Phil Gartside’s Plan To Shaft English Football – Part 3
Twice a year, Phil Gartside lays bare his most inner fears. Bolton Wanderers may some day be relegated from the Premier League, and Phil doesn’t like the idea of that. He is scared that they will relegated and that they won’t be prepared for life back in the Footbal League. He’s right to be. That Bolton haven’t been relegated since they last returned to the top table in 2001 is one of the more surprising statistics of the last ten years. Of course, Phil isn’t so stupid to turn around and say, “Let’s stop relegation from the Premier League and then we can keep it all for ourselves”. He knows that he will be shot down in flames for saying that.
So, what he does is this: he makes his plans, brings them to the Premier League and they get shot down in flames. He then goes back to the drawing board, makes minor adjustments to them, and brings them back to the Premier League again. Twice a year, as regular as clockwork. He did it in October 2008, when his idea was to have two Premier League divisions of eighteen clubs with no promotion or relegation. He returned in April 2009 with, umm, exactly the same idea except with added Old Firm sectarianism. And now, in November 2009, he’s back again with the same idea again, only this time there’s some garbage about allowing promotion and relegation through a “size and finance threshold”.
Let’s tackle the question of Celtic and Rangers first. Whatever they may or may not have done to themselves financially over the last few years is down to them to sort out, and them alone. If they wish to make the football more competitive at home (which may give them both a chance of not crashing in Europe as wretchedly as they both are at the moment), they should give back some of the enormous slice of the money that goes into Scottish football to the other clubs. If they don’t like that… well, that’s life. Quite why two clubs in England in every division that have been playing in the this system for decades (in the case of many, for over a century) should be shunted down to make way for them still hasn’t been satisfactorily answered apart from some vague nonsense about “excitement” and “glamour”.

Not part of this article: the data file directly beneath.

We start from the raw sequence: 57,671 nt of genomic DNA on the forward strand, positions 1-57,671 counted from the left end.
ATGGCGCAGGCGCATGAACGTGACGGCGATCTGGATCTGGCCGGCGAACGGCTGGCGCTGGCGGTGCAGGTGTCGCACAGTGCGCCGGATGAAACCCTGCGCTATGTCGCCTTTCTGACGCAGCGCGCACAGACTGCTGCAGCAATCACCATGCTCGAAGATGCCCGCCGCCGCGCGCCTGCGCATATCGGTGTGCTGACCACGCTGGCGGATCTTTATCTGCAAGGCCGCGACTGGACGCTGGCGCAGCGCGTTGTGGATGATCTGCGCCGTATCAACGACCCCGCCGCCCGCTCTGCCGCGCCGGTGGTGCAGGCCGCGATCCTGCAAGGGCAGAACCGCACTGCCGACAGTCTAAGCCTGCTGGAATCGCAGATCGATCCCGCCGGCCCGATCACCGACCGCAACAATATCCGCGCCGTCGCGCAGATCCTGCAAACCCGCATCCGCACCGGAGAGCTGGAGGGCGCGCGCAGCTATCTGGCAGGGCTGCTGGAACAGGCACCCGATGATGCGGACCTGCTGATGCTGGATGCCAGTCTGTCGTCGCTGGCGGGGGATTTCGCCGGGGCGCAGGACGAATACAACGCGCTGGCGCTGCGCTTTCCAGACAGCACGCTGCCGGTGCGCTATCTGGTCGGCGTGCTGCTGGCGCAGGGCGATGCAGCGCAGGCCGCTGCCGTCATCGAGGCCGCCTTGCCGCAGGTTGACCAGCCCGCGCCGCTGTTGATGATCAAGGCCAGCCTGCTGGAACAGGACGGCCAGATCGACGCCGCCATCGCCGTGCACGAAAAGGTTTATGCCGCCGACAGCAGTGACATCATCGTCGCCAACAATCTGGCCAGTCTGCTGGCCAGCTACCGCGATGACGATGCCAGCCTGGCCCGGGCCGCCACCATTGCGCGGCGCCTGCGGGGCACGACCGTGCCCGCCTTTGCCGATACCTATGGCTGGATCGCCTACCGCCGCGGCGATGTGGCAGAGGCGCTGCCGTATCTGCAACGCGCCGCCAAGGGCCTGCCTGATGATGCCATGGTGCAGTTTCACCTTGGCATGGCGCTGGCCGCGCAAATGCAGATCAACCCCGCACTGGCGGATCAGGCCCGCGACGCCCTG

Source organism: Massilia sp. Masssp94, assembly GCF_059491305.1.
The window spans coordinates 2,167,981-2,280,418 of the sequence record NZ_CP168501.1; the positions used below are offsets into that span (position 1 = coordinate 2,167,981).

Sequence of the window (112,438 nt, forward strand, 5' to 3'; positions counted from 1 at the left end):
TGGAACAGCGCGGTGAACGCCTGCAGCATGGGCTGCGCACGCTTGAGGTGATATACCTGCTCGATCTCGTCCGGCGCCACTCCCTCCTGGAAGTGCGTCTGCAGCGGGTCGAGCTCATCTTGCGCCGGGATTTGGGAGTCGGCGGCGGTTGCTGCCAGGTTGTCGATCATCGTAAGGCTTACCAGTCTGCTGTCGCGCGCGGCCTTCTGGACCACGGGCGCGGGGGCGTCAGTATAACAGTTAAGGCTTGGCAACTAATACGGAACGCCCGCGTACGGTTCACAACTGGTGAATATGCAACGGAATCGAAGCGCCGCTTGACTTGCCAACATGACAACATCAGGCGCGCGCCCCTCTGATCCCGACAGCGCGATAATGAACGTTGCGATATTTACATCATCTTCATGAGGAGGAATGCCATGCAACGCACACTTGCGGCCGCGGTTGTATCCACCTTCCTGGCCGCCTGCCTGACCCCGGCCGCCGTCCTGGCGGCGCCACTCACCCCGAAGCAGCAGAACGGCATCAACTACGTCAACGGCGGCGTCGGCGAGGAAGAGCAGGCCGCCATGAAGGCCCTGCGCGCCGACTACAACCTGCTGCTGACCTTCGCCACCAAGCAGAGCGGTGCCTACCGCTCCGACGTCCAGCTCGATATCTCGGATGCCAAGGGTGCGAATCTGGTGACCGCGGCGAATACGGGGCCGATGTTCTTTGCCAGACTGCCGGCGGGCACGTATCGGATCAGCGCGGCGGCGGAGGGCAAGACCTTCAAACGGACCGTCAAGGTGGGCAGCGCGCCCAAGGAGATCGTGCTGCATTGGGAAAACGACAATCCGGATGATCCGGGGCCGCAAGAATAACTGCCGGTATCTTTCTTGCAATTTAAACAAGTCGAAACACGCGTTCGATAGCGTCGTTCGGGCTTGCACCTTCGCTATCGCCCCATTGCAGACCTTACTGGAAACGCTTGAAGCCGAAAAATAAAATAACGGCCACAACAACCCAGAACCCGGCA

Here’s the thing. Most English football supporters don’t give a tu’penny damn about Celtic or Rangers. If you say to them, “Wouldn’t have been pretty cool if Celtic and Rangers, with their 50,000 crowds and their big derby match, were in English football?”, they might shrug and say, “I guess so”, but there are no major protests going on down here to get them invited to join the English leagues. There hasn’t been any specific research on the subject, the it is likely that the opinion of most peopple would be to say, “Okay, if they’re desperate to, they can join, but they can start in Division Two of The Northern League and work their way up like anyone else would bloody well have to”. And that’s without taking into account the potentially perilous affect that them moving into English football for the future of seperate English, Scottish, Northern Irish and Welsh teams.
Then we come to Gartside’s fresh, new innovation. Teams should be allowed into the Premier League 2 if they meet certain criteria. The thing about this fresh, new innovation is that it has already existed for over 120 years. It’s called promotion and relegation, and it is determined on the basis of whether teams deserve it it because of their performances on the pitch. Not the size of their crowds. Not how big their turnovers are (because if that is anything to do with it, they’re going to need to relegated the likes of Hull City and Portsmouth to the regional divisions and promote, say AFC Wimbledon and FC United of Manchester straight away – not, it hardly needs to be added, that FCUM would accept such a invitation). If that’s what he wants, we may as well just do away with the football altogether, sit two accountants down in the centre circle and have them calculate an algorhythm based on annual turrnover and crowd size, and award three points to “the biggest”.